6/99 & 6/110

Wolseley 6/99

by Wolseley Register member Dick Peters.

The ‘Big’ Farina.

The introduction of the 6/99 in 1959 market was a break with tradition for the “big Wolseley” range.  For over quarter of a century, Wolseley had been Morris derivatives, but, horror of horrors, this new car was in fact a badge-engineered AUSTIN, being a luxury version of the A99 Westminster.

Wolseley 6/99 owned by member Canio Gigante

Another significant change meant that this was the first top Wolseley with a unit-construction monocoque body chassis with up to the minute crisp Farina styling.  This provided a bright, airy, and spacious passenger cabin with more conservative “toned down” rear fins than its smaller brother, the 15/60.  The car had the by now usual independent front suspension/live rear axle set up, with front and rear anti-roll bars, and Lockheed front disc brakes.  Steering, however, was the slightly disappointing and vague cam-and-lever system.

The drive train standard BMC ‘C’ series equipment, with 2.9 litre straight six engine with optional Borg-Warner automatic transmission, or the more usually specified all new Porsche type three-speed all synchromesh transmission.  The latter was backed with overdrive on top/second, which was brought into operation (when above 30mph) by pulling a centrally mounted lever located under the front parcel shelf.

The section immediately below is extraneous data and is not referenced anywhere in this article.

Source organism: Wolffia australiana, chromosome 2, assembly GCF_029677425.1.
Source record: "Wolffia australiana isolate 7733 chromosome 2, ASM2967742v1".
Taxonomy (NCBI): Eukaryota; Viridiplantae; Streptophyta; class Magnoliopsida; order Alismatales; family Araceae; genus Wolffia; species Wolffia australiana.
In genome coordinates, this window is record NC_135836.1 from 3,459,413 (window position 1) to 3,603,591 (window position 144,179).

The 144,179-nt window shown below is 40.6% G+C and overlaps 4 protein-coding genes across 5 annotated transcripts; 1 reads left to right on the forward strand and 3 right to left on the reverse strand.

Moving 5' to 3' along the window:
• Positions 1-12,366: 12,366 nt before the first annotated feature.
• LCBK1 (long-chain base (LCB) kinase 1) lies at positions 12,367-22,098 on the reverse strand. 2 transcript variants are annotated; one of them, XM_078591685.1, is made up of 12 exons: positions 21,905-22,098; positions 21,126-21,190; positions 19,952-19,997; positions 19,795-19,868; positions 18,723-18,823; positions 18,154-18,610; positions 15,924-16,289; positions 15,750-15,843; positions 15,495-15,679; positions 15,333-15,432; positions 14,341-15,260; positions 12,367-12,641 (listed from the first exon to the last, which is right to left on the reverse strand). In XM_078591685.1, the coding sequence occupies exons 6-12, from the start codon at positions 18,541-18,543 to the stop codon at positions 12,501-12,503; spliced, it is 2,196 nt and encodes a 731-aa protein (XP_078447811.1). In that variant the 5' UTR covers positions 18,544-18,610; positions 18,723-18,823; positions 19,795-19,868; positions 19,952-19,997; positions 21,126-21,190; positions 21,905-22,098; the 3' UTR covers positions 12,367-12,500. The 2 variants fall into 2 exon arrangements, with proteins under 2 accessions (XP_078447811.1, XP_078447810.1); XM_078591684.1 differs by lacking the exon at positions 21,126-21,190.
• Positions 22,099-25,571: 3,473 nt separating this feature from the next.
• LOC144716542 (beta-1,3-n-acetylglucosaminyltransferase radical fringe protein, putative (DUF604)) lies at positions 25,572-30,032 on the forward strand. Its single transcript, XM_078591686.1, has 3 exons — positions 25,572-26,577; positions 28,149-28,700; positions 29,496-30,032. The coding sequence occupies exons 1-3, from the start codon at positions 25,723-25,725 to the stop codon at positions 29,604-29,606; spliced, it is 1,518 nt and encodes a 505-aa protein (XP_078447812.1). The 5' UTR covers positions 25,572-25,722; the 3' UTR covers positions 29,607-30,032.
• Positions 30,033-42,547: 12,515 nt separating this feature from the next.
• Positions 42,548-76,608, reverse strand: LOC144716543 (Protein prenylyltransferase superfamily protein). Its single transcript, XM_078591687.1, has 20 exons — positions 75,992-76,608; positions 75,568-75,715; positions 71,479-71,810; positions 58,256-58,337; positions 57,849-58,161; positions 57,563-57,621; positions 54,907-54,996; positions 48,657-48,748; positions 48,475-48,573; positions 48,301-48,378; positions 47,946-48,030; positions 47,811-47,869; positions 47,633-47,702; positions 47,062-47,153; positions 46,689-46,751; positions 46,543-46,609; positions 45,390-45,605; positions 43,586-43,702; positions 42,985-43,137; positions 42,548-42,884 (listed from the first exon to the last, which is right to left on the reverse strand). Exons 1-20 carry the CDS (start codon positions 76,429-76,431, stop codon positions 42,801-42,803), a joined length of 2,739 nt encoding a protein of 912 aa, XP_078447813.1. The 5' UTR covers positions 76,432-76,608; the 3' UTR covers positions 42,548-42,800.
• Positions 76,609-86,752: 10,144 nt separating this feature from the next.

Wolseley 6/99 owned by member Canio Gigante

The 6/99 was 10 per cent more expensive than its Austin counterpart, the differential being justified externally by the fitting of the distinctive Wolseley grille, auxiliary lamps and some natty two-tone colour schemes.  Internally, the Wolseley had the usual wood/leather furnishing, extra gauges, deeply dished steering wheel and column shift.

Wolseley 6/110

by Wolseley Register member Dick Peters.

Wolseley 6/110 owned by member Andrew Hodgson

After a two-year production run, the big  Farinas received a makeover and the 6/110 was born.  Externally, the changes were virtually indiscernible, this belying the beneficial extent of the alterations for the lucky owners.  The new car had a longer wheelbase, modified rear suspension linkage and PAS option. The engine was more powerful, gears were now “four on the floor” and there was the option of air conditioning.

This particular model lasted until May 1964, when the 6/110 MkII was announced.  Overdrive was no longer standard (a £51 option !), there were reclining front seats with picnic tables to the backrests and the wheels were now 13” diameter.  Production of this car, arguably the last real ‘prestige’ Wolseley ended in March 1968 (fortuitously?) co-timed with the announcement of the British Leyland merger.

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